Salina is a very interesting person in our family and why I have not absolutely proven her relationship, it exist without a doubt in my heart. The dreaminess exist in the heart of most genealogist/family historians and in this case, it is not about a famous person by people's standards. Records on Salina Sherrod were first found in the 1866 State of Alabama Census in Lawrence County. Interesting she was found as head of household with a number of younger females living with her. The census lists the head of household's name, sex and ages of others in the home. The index lists her name as Selina Sherod. This is one of the spelling variations of Salina Sherrod that has been found. In this record, Salina had three female girls under ten years of age, three females 10-20 and one 20-30. Oh how I wish I knew their names. [source is ancestry.com: Alabama State Census 1820-1866 for Selina Sherod]
From the 1870 US Census in Township 4 Range 8, Lawrence County, Alabama it appears that those females would have been Lydia (1855) Danella (1859) Rebecca (1864) Celia (1866) and Amanda (1868). From 1870 US Census on, Salina is listed as a Mulatto. Salina Sherrod married Lewis Brooks on the 19 Aug 1867. Lewis was one of the black head of household listed in the 1866 Alabama Census. Question is were any of Salina's daughters fathered by Lewis. Various records show they used Sherrod as a surname and at other times Brooks.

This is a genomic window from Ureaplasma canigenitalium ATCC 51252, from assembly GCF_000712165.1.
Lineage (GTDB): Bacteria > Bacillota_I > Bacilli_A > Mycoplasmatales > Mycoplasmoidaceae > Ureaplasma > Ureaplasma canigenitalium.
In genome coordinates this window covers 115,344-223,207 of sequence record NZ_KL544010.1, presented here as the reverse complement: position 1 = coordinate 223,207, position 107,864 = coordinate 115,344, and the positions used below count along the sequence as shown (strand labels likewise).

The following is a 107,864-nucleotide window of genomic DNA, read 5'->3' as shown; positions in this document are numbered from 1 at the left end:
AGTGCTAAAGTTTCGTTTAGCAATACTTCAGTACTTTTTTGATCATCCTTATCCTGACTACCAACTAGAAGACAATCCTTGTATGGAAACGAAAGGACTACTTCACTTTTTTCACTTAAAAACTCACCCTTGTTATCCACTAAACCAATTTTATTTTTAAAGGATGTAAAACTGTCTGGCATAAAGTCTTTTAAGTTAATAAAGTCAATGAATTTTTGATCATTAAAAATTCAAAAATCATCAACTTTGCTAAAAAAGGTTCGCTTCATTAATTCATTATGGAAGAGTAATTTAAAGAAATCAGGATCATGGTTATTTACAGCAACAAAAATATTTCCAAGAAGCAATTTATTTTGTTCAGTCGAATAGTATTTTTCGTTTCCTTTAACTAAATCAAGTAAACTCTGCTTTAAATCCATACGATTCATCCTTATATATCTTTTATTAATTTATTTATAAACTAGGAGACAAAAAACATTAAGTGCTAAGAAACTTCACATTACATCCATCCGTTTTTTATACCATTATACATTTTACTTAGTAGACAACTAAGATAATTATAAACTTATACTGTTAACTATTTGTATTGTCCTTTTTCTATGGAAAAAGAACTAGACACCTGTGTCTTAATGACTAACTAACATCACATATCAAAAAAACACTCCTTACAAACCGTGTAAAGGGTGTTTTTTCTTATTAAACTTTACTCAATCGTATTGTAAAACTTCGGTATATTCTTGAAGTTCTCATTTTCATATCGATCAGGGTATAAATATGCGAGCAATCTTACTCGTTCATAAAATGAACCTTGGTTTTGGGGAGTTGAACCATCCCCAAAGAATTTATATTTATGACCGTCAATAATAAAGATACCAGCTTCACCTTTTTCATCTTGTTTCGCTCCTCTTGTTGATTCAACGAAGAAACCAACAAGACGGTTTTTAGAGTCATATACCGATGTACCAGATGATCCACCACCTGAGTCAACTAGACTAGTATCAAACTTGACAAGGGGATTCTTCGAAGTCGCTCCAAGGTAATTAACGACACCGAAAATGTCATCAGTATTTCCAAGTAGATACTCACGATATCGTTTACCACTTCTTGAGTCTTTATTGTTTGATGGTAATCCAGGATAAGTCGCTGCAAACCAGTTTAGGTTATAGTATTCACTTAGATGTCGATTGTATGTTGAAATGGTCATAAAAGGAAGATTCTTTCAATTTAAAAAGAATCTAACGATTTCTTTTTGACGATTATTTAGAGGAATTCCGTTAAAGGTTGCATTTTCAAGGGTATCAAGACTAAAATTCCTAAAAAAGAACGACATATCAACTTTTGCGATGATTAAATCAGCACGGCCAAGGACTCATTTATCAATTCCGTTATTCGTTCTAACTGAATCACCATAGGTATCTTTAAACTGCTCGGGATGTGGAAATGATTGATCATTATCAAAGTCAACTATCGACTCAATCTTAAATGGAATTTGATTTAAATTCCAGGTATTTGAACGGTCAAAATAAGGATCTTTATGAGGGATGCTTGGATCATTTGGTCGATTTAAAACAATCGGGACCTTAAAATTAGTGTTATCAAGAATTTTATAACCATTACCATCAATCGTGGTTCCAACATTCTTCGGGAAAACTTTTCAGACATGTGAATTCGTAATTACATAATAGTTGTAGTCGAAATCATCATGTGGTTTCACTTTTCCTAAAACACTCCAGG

Verbal family history is that Silas and Louisa Sherrod was Celia Sherrod's parents. Celia married Henry Carroll/Cal in Lawrence County, Alabama in 1882. However, US Census show in 1900 that Louisa had one child and that son was Earen (Earnest) so it opens the door that Silas had some other relations and who knows it may have been with Salina that led to her daughters, Lydia, Danella, Rebecca, Celia and Amanda. Celia Sherrod Carroll died in 1910 and her husband, Henry Carroll/Cal was administrator of Salina Sherrod Brooks' estate. Later records show Salina as grandmother to Eva Bynum MacDonald Lewis. I met Eva many years ago and she told me she was my cousin and grew up in Colbert County, Alabama. My great uncle Robert and her argued whether it was Colbert or Lawrence County. Both were born in Alabama in 1891 and grew up together as cousins. Both of these family members as I found records on this journey were listed as mulattoes at times. While their race does not prove anything other than somewhere along the way there was a mixing of partners.
Summary is that Salina born in 1841 Alabama was a mulatto and own land. It leaves one to wonder whether she was fathered by a Sherrod plantation slave owner. How did she acquire land so soon after slavery in 1866? Silas was a slave among Colonel Benjamin Sherrod as well as his grandfather. This is documented in the US Claim Commission that he filed in 1871 with Walter Sherrod (grandson of Col. Benjamin) being a witness. The journey continues to prove or disapprove any possible theories by this Family Historian.